Author Jay Lake, 49, died June 1, 2014 of cancer.
Lake began to write seriously in 2000, when he joined the Wordos writing group. First story “The Courtesy of Guests” appeared in September 2001, and he soon became one of the most prolific writers in the field, publishing over 300 stories in his too-short career. Notable stories include Hugo nominee “Into the Gardens of Sweet Night” (2003), Hugo and Nebula Award finalist “The Stars Do Not Lie” (2012), Sturgeon Memorial Award finalist “The Weight of History, the Lightness of the Future” (2012), and novellas The Baby Killers (2009), The Specific Gravity of Grief (2010), and Love in the Time of Metal and Flesh (2013).
His stories have been collected in Greetings from Lake Wu (2003, illustrated by Frank Wu), Green Grow the Rushes-Oh (2003), American Sorrows (2004), Dogs in the Moonlight (2004), The River Knows Its Own (2007), The Sky That Wraps (2010), and forthcoming The Last Plane to Heaven. On the strength of his stories, he won the John W. Campbell Award for Best New Writer in 2004.
First novel Rocket Science appeared in 2005. Other books include the “New Weird” City Imperishable sequence: Trial of Flowers (2006) and Madness of Flowers (2009); the Mainspring series, with Sidewise Award nominee and Campbell Memorial Award finalist Mainspring (2007), Escapement (2008), and Pinion (2010); the Green series: Green (2009), Endurance (2011), and Kalimpura (2013); and short novel Death of a Starship (2009). Fantasy novel Our Lady of the Islands, co-written with Lake’s frequent collaborator Shannon Page, is forthcoming.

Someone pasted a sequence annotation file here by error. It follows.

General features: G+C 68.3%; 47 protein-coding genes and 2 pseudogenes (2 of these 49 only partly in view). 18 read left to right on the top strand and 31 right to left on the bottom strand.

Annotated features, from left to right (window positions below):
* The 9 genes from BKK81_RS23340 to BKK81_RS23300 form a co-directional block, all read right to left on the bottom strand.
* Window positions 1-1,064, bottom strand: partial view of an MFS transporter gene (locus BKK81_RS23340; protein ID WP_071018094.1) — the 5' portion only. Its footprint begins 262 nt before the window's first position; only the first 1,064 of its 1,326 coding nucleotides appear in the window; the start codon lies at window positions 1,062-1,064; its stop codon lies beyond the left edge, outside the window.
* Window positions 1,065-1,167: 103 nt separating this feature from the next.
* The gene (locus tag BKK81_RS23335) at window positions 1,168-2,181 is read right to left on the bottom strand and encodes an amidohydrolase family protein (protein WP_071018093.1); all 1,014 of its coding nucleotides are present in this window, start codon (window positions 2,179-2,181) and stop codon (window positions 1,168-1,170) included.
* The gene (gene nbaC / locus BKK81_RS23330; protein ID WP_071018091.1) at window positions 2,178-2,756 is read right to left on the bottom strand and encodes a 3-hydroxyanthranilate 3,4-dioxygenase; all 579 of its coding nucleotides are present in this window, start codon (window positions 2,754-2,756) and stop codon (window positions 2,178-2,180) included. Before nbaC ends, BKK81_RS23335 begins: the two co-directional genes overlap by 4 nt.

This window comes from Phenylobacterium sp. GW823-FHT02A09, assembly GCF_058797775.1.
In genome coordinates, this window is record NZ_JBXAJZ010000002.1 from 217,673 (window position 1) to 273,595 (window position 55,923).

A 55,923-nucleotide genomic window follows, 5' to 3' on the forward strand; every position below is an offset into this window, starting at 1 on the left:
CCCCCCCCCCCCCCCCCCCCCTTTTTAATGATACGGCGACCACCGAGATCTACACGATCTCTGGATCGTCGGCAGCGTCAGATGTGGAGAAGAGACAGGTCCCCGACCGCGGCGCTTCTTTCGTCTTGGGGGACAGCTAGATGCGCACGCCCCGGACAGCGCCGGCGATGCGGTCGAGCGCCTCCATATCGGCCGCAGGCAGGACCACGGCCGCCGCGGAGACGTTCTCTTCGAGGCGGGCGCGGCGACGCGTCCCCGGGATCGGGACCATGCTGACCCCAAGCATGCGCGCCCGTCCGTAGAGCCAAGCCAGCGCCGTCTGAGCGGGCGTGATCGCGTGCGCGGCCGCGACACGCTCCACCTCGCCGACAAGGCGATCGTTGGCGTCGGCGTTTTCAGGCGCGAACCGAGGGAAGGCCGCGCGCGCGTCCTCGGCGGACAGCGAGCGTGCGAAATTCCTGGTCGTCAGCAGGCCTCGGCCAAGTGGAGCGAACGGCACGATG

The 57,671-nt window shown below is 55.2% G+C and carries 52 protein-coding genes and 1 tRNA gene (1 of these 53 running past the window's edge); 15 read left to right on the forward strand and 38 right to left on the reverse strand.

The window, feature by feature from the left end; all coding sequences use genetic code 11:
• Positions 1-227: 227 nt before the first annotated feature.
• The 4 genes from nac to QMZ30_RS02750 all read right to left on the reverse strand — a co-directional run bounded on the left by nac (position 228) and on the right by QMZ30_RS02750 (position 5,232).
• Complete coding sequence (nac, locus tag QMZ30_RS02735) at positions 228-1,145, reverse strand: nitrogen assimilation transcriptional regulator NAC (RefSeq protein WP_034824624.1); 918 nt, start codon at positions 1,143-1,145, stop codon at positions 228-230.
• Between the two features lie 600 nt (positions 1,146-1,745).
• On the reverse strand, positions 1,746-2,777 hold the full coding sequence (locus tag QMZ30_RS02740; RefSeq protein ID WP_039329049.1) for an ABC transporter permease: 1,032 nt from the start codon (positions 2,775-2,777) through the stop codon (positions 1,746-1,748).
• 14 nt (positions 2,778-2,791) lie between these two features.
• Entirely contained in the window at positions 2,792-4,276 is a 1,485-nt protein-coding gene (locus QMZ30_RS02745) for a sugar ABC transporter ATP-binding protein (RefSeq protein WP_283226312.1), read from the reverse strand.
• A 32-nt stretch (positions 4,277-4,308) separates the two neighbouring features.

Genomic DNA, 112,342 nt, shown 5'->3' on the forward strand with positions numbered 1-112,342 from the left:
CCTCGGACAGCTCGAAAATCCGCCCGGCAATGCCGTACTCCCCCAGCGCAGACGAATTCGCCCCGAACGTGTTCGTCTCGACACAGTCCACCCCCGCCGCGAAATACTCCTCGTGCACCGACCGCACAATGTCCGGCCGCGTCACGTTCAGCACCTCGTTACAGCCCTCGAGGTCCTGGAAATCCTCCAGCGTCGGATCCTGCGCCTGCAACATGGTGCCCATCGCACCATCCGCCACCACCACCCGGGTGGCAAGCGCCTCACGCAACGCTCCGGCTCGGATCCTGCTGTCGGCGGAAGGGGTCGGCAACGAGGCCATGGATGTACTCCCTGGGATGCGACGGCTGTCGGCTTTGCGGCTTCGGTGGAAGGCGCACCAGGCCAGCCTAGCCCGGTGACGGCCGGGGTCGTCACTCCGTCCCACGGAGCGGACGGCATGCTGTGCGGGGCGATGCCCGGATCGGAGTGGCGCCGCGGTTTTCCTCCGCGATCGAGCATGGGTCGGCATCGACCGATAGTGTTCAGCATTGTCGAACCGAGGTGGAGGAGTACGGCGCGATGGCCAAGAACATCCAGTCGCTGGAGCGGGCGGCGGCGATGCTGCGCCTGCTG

Lake’s last major project was his ambitious Sunspin space opera sequence, with many stories set in the universe published and work done on related novels, beginning with Calamity of So Long a Life.
Lake was also an accomplished anthologist. He co-edited the first sixth volumes of the Polyphony series with Deborah Layne (2002-2006), All-Star Zeppelin Adventure Stories (2004, with David Moles), TEL: Stories (2005), Spicy Slipstream Stories (2008, with Nick Mamatas), The Exquisite Corpuscle (2008, with Frank Wu), Other Earths (2009, with Nick Gevers), and Footprints (2009, with Eric T. Reynolds). He was a World Fantasy Award finalist in 2004 and 2005 for editing Polyphony.
Joseph Edward Lake, Jr. was born June 6, 1964 in Taiwan. His father was a foreign service officer, and Lake grew up in Taiwan and Nigeria. He attended high school at the Choate Rosemary Hall boarding school in Connecticut and graduated from the University of Texas in 1986, lived in Austin until 2000, then relocated to Portland OR. He worked in advertising and for dot-coms but spent most of his career doing marketing for a telecommunications company. He married Susan Mendes in 1993 (they separated in 2004), and they adopted their daughter Bronwyn in 1998.
In 2008, Lake was diagnosed with colon cancer. Though that mass was successfully removed, he later developed tumors in his lung and liver, which led to more surgeries and rounds of chemotherapy over the years. Lake acquired new fame as an outspoken cancer survivor and blogger, discussing the details of his illness and efforts to navigate the health care industry with frankness and, often, humor. Lake and his cancer battle were the subject of a documentary film, Lakeside – A Year with Jay Lake, which was screened at Worldcon in 2013 and is scheduled for release later this year. Lake held a fundraiser to have his entire genome sequenced, both in hopes of finding information that might aid his doctors in treatment, and to add to the body of scientific knowledge about cancer. He entered hospice care in May 2014.
Lake is survived by his partner Lisa Costello and his daughter.
See the July issue of Locus for a complete obituary and appreciations.